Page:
Many colleges have a Feb. 1 or Feb. 2 deadline for the submission of financial aid forms, either the FAFSA, the CSS PROFILE, or both. Make sure that you know the deadlines for the schools to which you applied — while turning the form in late to your school may not be fatal to your chances for financial aid, it certainly will lessen them greatly. Colleges give aid first to those who meet the deadline, so if your form is late, you will receive aid only if there is any money left for the school to give.
This also means that you and your parents need to complete the forms even if your parents’ tax return is not completed. It is certainly more difficult to do the FAFSA and PROFILE without a return to reference, but it can be done. Once your parents’ tax return is in, they can import the information from the return to the FAFSA as an update. If you have any questions about financial aid, the federal government has a Financial Aid Toolkit website which will help you decipher the ins and outs of the process.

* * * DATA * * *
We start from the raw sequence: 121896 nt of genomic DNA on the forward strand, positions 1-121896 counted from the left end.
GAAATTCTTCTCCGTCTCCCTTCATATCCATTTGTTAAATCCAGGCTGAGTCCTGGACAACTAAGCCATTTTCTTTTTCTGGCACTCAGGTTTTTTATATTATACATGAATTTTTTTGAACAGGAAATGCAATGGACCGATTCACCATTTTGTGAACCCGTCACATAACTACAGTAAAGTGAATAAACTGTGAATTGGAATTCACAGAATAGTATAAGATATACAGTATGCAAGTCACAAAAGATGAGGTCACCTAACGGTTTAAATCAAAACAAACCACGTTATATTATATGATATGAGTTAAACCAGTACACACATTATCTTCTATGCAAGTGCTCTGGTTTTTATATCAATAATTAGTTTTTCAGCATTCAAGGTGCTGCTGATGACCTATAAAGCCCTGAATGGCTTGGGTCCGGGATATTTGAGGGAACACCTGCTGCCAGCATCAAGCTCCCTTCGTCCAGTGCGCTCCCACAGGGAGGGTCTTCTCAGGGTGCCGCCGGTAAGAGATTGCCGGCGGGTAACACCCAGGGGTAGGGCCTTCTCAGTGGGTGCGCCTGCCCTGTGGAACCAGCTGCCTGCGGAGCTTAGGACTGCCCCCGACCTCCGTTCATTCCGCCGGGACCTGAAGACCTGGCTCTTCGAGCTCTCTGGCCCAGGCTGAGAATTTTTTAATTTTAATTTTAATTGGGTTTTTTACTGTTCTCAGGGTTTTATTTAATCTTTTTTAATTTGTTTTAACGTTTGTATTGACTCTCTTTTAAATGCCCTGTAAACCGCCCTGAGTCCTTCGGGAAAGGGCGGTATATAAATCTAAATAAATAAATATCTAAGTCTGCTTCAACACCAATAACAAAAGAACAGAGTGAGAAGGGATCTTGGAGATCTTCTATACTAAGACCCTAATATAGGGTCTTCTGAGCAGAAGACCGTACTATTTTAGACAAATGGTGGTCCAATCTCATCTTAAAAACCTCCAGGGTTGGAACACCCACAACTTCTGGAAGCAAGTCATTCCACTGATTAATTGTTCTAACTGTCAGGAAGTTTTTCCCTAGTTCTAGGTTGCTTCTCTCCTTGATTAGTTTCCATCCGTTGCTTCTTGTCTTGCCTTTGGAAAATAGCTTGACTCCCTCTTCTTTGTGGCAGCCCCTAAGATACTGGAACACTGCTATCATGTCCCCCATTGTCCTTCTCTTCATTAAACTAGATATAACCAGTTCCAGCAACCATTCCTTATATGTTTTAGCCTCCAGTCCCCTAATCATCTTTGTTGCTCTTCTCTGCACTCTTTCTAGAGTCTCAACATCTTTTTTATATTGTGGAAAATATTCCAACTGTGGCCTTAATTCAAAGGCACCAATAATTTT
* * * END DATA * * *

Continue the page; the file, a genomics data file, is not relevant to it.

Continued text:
Two more things to remember. First, some colleges are using the list of colleges on your FAFSA form to infer your preferences. If you want to prevent them from doing this, list the colleges alphabetically! Second, the financial aid process is not over when you file the FAFSA and PROFILE. Most colleges have a list of additional forms and information that they request, which may include your actual tax return from 2013 and/or 2012 or an IRS Tax Transcript, which you can request from the IRS after you have filed your return. Stay on top of all the forms required and the deadlines for them, as both will differ from college to college.